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Treatment for ulcerating tumours

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This page tells you about treatment for ulcerating tumours. There is information about

 

Which treatments can help

Regular cancer treatments such as chemotherapy, radiotherapy and hormone therapy may be the first step your doctor takes to treat an ulcerating tumour. It may respond very well to this, especially if you haven't had cancer treatment before. In some people, the wound can clear up altogether.

The treatment will kill off cancerous cells and help to shrink the ulcerating tumour. This should reduce the amount of pressure on nerves, which can decrease pain. These treatments may also lessen oozing and bleeding from these wounds. But they are not suitable for everyone. The side effects of these treatments can sometimes cause you some discomfort. Your doctor will discuss the pros and cons of treatment with you.

 

Radiotherapy

Radiotherapy is the most commonly used cancer treatment for ulcerating tumours. It is important to know that when you first begin radiotherapy, the ulceration may seem worse at first, as the cancer cells die off. You may have a mild skin reaction to the radiotherapy, which causes redness and dry flaky skin. Depending on the part of your body being treated, you may have some other side effects of radiotherapy. There is more information about radiotherapy for wounds in the radiotherapy for symptoms section.

 

Chemotherapy

The most common chemotherapy drug used to treat ulcerating tumours is fluorouracil. If your wound is a primary cancer then fluorouracil cream can be spread directly onto it. But if it is a secondary cancer, you are more likely to have injections or a drip (infusion) into a vein.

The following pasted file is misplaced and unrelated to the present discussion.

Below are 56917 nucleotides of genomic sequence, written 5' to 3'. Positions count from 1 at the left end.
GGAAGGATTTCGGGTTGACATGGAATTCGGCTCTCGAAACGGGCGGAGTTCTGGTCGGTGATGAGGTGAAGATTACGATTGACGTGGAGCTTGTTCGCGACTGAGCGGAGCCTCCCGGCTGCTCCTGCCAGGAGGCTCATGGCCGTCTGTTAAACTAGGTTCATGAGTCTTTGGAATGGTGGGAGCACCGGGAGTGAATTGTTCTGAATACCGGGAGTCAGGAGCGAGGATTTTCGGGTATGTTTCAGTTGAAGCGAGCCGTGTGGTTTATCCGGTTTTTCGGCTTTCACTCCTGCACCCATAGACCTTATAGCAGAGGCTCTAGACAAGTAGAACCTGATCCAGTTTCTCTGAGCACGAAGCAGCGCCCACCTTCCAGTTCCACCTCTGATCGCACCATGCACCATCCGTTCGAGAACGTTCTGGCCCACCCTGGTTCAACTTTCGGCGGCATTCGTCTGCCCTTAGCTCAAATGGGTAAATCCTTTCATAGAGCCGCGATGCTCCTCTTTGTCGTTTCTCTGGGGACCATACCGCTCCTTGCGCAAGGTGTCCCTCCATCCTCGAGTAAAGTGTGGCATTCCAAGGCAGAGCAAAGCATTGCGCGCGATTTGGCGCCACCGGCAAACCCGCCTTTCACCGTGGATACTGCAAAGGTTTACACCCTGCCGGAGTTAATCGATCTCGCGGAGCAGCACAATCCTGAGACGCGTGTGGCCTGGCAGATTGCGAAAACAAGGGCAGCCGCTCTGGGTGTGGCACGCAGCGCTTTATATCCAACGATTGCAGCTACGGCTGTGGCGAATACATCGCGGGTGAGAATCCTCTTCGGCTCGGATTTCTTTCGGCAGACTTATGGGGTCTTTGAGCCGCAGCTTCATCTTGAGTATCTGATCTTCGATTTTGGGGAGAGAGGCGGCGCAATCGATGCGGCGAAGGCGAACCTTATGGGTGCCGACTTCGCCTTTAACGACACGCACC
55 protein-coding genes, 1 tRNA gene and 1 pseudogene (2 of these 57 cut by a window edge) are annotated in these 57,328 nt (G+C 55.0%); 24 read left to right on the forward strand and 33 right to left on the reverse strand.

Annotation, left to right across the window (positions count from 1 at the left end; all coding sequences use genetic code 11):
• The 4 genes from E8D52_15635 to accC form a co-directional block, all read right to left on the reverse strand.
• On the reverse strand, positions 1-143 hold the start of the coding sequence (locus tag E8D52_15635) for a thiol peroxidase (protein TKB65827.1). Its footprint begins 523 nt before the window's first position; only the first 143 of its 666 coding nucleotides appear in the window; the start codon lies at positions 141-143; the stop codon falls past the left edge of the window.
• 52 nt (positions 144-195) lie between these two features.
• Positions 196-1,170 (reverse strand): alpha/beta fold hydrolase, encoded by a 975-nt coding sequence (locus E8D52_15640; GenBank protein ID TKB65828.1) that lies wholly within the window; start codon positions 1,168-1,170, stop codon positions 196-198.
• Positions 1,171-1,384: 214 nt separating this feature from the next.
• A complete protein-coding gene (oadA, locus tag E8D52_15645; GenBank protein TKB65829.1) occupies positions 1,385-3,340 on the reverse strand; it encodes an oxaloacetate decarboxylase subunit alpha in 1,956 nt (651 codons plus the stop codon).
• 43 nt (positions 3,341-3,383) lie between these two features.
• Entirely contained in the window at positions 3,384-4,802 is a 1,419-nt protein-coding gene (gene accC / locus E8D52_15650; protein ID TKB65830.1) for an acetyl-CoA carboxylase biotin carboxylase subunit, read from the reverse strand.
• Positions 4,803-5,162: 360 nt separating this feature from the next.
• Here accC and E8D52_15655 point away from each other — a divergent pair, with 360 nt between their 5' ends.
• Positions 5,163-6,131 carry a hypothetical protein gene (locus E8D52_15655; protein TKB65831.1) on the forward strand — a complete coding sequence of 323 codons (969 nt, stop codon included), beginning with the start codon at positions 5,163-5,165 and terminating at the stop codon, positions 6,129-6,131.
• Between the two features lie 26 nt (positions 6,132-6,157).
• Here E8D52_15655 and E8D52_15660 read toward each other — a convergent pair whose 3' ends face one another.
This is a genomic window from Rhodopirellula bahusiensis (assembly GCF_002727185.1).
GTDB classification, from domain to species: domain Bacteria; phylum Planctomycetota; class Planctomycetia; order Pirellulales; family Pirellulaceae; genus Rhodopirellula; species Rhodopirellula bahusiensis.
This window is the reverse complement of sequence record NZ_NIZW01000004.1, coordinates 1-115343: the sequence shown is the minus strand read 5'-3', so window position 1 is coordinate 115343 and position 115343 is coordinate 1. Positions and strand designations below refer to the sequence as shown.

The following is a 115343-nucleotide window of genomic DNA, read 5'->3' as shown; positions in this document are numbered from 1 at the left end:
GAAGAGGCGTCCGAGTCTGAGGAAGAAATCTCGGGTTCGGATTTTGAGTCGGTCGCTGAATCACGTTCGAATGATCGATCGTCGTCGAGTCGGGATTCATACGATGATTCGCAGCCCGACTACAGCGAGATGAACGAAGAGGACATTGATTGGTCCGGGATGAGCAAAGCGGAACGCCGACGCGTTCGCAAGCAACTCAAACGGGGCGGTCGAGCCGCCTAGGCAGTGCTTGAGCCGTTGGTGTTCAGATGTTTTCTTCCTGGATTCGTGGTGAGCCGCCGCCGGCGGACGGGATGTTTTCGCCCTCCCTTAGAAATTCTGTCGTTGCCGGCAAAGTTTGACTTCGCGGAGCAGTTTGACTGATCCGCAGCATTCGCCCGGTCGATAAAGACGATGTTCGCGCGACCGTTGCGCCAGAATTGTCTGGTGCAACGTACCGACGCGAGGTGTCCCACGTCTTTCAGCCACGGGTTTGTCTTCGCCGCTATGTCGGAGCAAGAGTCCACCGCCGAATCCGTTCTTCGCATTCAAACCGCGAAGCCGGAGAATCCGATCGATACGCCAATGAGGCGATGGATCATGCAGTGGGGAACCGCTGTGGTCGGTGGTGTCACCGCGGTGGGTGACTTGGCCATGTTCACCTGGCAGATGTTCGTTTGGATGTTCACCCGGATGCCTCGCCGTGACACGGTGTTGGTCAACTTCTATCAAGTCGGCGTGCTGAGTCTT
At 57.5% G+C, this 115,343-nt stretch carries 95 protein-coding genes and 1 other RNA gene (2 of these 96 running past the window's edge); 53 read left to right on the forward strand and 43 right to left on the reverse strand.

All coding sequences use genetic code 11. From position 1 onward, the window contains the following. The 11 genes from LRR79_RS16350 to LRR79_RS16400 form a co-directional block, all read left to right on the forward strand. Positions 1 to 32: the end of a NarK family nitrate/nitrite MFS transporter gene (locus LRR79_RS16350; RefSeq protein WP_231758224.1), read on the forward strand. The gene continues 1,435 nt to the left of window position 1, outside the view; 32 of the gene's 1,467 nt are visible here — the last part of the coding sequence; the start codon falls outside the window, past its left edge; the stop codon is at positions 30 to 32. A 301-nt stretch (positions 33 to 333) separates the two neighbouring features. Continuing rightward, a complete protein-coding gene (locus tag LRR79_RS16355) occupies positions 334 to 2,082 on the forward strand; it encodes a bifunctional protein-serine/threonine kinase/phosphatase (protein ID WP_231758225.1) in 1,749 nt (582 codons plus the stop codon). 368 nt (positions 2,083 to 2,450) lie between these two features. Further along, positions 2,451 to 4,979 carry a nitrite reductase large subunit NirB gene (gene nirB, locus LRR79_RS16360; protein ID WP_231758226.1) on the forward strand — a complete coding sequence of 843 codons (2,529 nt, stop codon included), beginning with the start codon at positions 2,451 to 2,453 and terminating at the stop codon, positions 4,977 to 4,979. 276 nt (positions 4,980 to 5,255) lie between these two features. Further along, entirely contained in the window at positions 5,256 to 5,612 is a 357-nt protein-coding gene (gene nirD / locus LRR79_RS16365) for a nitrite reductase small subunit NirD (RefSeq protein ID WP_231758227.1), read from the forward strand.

Hormone therapy

If your primary cancer responds to hormones, your doctor may decide to give you hormone treatment to shrink the ulcerating tumour and slow down its growth. You may have hormone treatment if you have oestrogen receptor positive breast cancer. With this type of treatment, signs of improvement may take 4 to 6 weeks to appear.

 

Electrochemotherapy

If the treatments above are not suitable for you, your doctor may refer you for electrochemotherapy. It is a new treatment for ulcerating cancers and is not widely available in the UK at the moment. 

It is a combination of

  • Chemotherapy injected into the tumour or bloodstream
  • Using an electric pulse to send the chemotherapy into a cancer cell – electroporation

Ulcerating cancers can cause discomfort due to bleeding. This can be difficult to cope with and affect quality of life. Electrochemotherapy treatment can help stop the bleeding and relieve the discomfort. There is information about electrochemotherapy in the cancer questions and answers section.

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Updated: 15 July 2013